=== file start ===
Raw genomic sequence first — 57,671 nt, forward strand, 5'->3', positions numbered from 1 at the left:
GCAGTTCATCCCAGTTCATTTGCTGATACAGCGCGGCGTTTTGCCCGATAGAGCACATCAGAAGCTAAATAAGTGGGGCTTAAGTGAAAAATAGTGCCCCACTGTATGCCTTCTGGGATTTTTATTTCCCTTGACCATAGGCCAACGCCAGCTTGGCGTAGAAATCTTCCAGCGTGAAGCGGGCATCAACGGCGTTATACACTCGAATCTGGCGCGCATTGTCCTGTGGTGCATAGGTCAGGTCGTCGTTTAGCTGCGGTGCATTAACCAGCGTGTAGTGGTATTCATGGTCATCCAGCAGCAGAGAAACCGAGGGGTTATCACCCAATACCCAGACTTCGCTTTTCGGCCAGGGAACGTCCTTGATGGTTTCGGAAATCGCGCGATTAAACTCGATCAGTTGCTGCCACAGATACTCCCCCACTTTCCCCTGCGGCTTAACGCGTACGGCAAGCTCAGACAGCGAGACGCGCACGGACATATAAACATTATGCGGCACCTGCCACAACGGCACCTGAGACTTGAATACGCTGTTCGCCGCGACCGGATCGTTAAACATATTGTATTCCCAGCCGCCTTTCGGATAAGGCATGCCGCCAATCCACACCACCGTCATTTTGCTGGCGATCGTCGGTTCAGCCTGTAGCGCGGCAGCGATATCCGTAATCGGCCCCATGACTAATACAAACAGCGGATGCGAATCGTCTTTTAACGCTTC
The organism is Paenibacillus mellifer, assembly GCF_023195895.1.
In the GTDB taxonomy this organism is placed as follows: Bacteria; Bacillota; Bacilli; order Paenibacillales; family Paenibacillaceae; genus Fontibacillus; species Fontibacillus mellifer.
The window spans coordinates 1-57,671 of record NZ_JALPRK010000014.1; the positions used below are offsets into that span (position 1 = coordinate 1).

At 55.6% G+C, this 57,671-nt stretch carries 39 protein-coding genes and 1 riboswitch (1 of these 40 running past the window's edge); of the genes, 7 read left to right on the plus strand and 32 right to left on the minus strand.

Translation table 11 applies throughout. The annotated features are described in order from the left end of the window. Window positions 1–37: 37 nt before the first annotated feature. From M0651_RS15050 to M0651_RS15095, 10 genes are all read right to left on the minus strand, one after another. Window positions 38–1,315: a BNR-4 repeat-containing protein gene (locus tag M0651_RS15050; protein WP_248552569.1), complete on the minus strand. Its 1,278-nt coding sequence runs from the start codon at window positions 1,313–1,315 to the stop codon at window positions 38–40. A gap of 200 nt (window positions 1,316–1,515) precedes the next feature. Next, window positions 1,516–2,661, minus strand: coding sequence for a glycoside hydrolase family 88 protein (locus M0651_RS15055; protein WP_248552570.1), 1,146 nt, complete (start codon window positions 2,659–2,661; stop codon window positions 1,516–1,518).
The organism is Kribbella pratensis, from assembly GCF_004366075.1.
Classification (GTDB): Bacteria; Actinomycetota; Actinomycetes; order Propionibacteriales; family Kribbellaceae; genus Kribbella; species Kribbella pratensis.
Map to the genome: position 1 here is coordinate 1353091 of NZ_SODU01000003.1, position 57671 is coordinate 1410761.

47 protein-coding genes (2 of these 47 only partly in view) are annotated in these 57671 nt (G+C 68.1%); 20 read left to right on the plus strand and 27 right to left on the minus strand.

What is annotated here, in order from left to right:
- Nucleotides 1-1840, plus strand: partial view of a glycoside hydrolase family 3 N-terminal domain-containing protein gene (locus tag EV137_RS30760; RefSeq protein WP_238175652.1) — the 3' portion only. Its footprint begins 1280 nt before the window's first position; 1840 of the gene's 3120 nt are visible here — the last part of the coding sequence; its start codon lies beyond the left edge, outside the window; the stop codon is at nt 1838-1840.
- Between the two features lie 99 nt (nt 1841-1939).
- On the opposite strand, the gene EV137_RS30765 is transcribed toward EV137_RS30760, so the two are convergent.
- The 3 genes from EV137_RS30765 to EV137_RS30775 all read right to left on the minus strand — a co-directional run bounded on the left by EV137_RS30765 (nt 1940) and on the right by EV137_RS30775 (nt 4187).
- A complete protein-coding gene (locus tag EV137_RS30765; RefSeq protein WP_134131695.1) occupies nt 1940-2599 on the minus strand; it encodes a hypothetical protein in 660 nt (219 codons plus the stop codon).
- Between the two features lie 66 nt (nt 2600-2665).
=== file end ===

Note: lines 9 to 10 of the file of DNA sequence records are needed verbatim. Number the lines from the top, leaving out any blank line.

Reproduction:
Classification (GTDB): Bacteria; Actinomycetota; Actinomycetes; order Propionibacteriales; family Kribbellaceae; genus Kribbella; species Kribbella pratensis.
Map to the genome: position 1 here is coordinate 1353091 of NZ_SODU01000003.1, position 57671 is coordinate 1410761.